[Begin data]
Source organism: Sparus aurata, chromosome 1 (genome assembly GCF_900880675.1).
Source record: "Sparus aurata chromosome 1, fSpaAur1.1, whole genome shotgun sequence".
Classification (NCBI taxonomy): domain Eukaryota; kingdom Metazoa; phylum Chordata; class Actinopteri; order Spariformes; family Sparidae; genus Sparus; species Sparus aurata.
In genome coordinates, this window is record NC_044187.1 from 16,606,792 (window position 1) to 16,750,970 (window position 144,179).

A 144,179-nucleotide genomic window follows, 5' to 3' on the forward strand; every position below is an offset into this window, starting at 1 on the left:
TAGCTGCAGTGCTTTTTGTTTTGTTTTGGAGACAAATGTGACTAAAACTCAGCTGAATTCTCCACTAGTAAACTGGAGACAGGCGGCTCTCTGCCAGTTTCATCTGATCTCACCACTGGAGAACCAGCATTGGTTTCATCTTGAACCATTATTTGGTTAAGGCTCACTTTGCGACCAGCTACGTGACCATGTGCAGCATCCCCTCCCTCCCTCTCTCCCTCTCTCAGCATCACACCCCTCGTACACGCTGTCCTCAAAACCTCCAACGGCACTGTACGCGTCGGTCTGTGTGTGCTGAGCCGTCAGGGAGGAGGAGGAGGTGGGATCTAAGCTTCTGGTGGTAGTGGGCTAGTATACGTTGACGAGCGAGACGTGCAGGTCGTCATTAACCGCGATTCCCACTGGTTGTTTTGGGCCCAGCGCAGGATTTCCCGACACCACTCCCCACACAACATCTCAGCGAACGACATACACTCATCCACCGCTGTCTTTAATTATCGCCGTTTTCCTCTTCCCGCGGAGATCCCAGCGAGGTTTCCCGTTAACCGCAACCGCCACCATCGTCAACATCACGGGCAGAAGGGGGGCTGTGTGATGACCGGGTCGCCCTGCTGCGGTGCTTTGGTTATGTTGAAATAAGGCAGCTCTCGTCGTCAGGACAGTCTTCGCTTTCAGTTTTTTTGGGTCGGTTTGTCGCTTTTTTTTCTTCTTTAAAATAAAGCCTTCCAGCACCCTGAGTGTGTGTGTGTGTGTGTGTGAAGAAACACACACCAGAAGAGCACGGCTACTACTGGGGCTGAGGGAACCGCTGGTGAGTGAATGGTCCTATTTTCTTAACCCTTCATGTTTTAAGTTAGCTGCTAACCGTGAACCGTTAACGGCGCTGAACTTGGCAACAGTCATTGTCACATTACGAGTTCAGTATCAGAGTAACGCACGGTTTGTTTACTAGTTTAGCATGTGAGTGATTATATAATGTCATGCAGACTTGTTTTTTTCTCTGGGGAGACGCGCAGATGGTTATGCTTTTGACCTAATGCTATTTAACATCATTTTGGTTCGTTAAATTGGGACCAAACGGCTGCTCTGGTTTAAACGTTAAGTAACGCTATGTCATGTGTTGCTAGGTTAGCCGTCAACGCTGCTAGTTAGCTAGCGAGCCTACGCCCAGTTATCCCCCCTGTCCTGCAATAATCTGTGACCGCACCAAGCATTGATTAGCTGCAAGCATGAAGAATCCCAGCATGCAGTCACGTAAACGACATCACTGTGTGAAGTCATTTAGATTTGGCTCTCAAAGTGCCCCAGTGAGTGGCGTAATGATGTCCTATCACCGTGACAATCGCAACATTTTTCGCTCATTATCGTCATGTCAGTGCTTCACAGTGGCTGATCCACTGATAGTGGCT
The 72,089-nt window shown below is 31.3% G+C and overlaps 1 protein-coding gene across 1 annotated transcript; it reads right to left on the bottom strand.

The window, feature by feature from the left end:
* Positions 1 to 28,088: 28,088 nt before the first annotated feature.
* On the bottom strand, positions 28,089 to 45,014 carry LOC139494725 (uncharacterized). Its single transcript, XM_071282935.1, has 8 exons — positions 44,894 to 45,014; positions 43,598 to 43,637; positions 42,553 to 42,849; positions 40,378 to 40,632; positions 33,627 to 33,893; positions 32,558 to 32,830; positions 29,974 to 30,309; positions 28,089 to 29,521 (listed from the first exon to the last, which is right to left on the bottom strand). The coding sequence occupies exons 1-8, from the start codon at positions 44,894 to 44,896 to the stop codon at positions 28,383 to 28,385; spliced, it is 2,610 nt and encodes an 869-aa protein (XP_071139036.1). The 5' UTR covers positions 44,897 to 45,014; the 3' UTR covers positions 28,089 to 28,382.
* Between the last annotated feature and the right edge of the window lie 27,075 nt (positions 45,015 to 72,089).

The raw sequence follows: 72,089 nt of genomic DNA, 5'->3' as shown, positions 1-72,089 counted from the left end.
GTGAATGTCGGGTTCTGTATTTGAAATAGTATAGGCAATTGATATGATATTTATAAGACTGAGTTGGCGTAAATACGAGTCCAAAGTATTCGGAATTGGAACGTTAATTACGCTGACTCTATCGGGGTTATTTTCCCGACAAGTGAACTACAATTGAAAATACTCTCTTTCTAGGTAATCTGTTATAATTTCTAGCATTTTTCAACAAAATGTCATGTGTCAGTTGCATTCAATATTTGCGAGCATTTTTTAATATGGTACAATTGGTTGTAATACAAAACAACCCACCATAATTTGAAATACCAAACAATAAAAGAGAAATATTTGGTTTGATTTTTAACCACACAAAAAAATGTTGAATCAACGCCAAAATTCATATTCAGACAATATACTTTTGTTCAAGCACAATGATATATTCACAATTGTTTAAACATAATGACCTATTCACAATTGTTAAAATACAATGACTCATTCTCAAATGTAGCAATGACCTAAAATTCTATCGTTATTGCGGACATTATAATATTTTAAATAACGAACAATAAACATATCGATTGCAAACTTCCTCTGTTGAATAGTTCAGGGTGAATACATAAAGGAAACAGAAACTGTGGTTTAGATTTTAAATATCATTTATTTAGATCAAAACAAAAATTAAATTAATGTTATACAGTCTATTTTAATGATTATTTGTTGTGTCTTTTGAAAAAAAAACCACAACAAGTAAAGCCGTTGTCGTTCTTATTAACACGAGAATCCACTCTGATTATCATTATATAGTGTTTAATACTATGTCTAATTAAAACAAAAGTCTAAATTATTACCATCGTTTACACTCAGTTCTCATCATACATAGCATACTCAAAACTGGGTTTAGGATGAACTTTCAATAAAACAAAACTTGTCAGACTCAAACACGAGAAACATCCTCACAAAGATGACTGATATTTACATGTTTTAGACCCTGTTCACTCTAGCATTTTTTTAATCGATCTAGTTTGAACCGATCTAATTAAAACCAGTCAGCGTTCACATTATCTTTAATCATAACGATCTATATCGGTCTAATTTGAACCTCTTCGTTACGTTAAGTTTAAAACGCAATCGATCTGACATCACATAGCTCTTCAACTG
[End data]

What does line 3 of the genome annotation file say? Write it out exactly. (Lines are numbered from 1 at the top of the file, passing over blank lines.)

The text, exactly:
Classification (NCBI taxonomy): domain Eukaryota; kingdom Metazoa; phylum Chordata; class Actinopteri; order Spariformes; family Sparidae; genus Sparus; species Sparus aurata.